How to restore Aliso Creek’s watershed? Agencies’ plans differ

Laguna Canyon Foundation board member Derek Ostensen, left, and Hallie Jones, the foundation’s executive director, are working on an alternative restoration plan for a 5-mile section of the Aliso Creek watershed.
(Bryce Alderton/Daily Pilot)

Most agree that a 5-mile section of the 35-square-mile Aliso Creek watershed, which stretches from the Cleveland National Forest to Aliso Beach Park in Laguna Beach, would benefit from restored habitat and improved water quality. The question is how.

The U.S. Army Corps of Engineers gave its answer to that question in a plan released in September.

The city of Laguna Beach and multiple organizations, including the Laguna Canyon Foundation, have their own ideas and are working on an alternative plan to restore the 191 acres of habitat.


The land in question sits along a stretch of Aliso Creek from Pacific Park Drive in Aliso Viejo to the South Orange County Wastewater Authority’s coastal treatment plant, which sits 1.2 miles upstream of Aliso Creek’s ocean outfall.

A majority of the project area lies within Aliso & Wood Canyons Wilderness Park, which is owned, operated and managed by the county.

Corps’ engineers, whose plan included draft feasibility and environmental impact reports, want to raise the stream bed and widen the creek channel to create a larger floodplain. They propose adding rock riffles — shallow land forms — in scattered locations to stabilize the creek bed.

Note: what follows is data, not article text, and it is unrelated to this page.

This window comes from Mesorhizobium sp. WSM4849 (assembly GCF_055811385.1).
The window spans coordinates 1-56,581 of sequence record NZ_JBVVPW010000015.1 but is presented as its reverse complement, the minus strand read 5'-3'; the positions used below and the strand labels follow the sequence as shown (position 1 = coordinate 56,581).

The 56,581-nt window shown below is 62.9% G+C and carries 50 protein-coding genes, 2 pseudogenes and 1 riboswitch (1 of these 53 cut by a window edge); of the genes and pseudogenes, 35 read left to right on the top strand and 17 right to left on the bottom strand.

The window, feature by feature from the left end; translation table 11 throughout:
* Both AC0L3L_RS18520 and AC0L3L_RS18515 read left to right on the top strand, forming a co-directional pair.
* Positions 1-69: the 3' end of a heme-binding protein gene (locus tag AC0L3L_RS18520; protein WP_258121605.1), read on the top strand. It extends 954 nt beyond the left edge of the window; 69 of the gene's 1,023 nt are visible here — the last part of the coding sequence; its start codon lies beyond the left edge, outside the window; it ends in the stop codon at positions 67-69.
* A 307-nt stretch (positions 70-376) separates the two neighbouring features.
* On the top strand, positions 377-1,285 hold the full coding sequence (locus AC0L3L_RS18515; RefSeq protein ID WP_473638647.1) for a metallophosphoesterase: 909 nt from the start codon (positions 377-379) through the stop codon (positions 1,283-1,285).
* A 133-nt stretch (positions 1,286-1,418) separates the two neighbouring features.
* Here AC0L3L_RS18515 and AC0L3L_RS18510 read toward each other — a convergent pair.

Increasing the floodplain improves wildlife habitat, Dena O’Dell, deputy public affairs chief of the Corps’ Los Angeles district, wrote in an email.

Floodplains provide spawning grounds for fish, along with shelter and foraging space for birds, she added.


Amphibians, such as salamanders and the Southwestern pond turtle, would benefit from more moist soil, the Corps’ report said. The pond turtle, a California Species of Special Concern, lives in few locations of Orange County.

The creek has and continues to face pressure from decades of development. Dirtied water from upstream cities funnels into Aliso Creek and eventually the Pacific Ocean at Aliso Beach Park.

Larger volumes of water, traveling at higher speeds, caused the creek to cut deeper into the earth — incisions in some locations reach 25 feet or more — while destroying wetlands that were once a hallmark of the area.

As the creek eroded, stream banks steepened, limiting growing surfaces for vegetation.

“It needs a gentle slope for good, lush vegetation,” said Jonathan Vivanti, water resources chief of the Corps’ planning division.

Steeper banks can speed the loss of soil, which in turn could harm nearby sewer pipes, the report states.

To help prevent such damage, Laguna Bluebelt Coalition officials have suggested using this project as a time to re-route the sewer lines farther from the creek, according to a letter the organization sent to the Corps.

Crews would use bulldozers to excavate and move thousands of pounds of dirt. The Corps will not haul dirt off-site, Vivanti said, and some 300,000 cubic yards in excess would be scattered within the park.

The 5-mile stretch of the Aliso Creek watershed has been on the county and Corp’s radar for 20 years.

Laguna Beach officials said while nothing is being done the area is being further degraded.

“Until the creek reaches equilibrium, it will be difficult to maintain vegetation and adjacent infrastructure, such as utilities, pipelines and roads,” according to a Nov. 28 letter from the city.

In its letter, the city said the Corps’ report is lacking important details. The city said there is no mention of the number of truck trips required to move dirt during excavation, nor does the report address potential impacts to air quality, traffic and noise.